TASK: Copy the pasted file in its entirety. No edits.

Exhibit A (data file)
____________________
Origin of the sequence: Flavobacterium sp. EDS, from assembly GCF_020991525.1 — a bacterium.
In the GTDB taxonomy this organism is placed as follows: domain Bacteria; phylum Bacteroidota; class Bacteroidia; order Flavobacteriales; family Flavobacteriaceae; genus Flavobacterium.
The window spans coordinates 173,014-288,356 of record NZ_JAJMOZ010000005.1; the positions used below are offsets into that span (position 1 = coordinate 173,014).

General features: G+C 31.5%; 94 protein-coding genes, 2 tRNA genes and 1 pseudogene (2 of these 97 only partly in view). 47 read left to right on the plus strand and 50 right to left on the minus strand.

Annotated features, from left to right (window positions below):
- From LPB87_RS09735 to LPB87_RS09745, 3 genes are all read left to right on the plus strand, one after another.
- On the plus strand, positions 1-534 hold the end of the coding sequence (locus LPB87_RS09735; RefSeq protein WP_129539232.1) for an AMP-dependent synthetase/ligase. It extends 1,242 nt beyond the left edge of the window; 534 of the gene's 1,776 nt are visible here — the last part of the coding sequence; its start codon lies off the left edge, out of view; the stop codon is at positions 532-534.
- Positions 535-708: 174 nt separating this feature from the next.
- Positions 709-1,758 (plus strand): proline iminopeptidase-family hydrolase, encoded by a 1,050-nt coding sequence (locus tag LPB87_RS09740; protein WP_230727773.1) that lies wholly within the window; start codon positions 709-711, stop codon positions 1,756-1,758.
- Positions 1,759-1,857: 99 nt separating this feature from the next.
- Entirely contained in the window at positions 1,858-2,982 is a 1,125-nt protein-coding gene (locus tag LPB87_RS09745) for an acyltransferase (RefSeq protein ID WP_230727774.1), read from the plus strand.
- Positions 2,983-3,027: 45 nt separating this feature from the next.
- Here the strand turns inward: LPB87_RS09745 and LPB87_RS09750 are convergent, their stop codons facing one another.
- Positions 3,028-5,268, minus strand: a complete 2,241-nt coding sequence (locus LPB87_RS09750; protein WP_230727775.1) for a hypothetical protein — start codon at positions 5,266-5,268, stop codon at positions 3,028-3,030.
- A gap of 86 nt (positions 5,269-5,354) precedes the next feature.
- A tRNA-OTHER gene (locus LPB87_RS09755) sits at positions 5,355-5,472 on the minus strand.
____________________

Origin of the sequence: Flavobacterium sp. EDS, from assembly GCF_020991525.1 — a bacterium.
In the GTDB taxonomy this organism is placed as follows: domain Bacteria; phylum Bacteroidota; class Bacteroidia; order Flavobacteriales; family Flavobacteriaceae; genus Flavobacterium.
The window spans coordinates 173,014-288,356 of record NZ_JAJMOZ010000005.1; the positions used below are offsets into that span (position 1 = coordinate 173,014).

General features: G+C 31.5%; 94 protein-coding genes, 2 tRNA genes and 1 pseudogene (2 of these 97 only partly in view). 47 read left to right on the plus strand and 50 right to left on the minus strand.

Annotated features, from left to right (window positions below):
- From LPB87_RS09735 to LPB87_RS09745, 3 genes are all read left to right on the plus strand, one after another.
- On the plus strand, positions 1-534 hold the end of the coding sequence (locus LPB87_RS09735; RefSeq protein WP_129539232.1) for an AMP-dependent synthetase/ligase. It extends 1,242 nt beyond the left edge of the window; 534 of the gene's 1,776 nt are visible here — the last part of the coding sequence; its start codon lies off the left edge, out of view; the stop codon is at positions 532-534.
- Positions 535-708: 174 nt separating this feature from the next.
- Positions 709-1,758 (plus strand): proline iminopeptidase-family hydrolase, encoded by a 1,050-nt coding sequence (locus tag LPB87_RS09740; protein WP_230727773.1) that lies wholly within the window; start codon positions 709-711, stop codon positions 1,756-1,758.
- Positions 1,759-1,857: 99 nt separating this feature from the next.
- Entirely contained in the window at positions 1,858-2,982 is a 1,125-nt protein-coding gene (locus tag LPB87_RS09745) for an acyltransferase (RefSeq protein ID WP_230727774.1), read from the plus strand.
- Positions 2,983-3,027: 45 nt separating this feature from the next.
- Here the strand turns inward: LPB87_RS09745 and LPB87_RS09750 are convergent, their stop codons facing one another.
- Positions 3,028-5,268, minus strand: a complete 2,241-nt coding sequence (locus LPB87_RS09750; protein WP_230727775.1) for a hypothetical protein — start codon at positions 5,266-5,268, stop codon at positions 3,028-3,030.
- A gap of 86 nt (positions 5,269-5,354) precedes the next feature.
- A tRNA-OTHER gene (locus LPB87_RS09755) sits at positions 5,355-5,472 on the minus strand.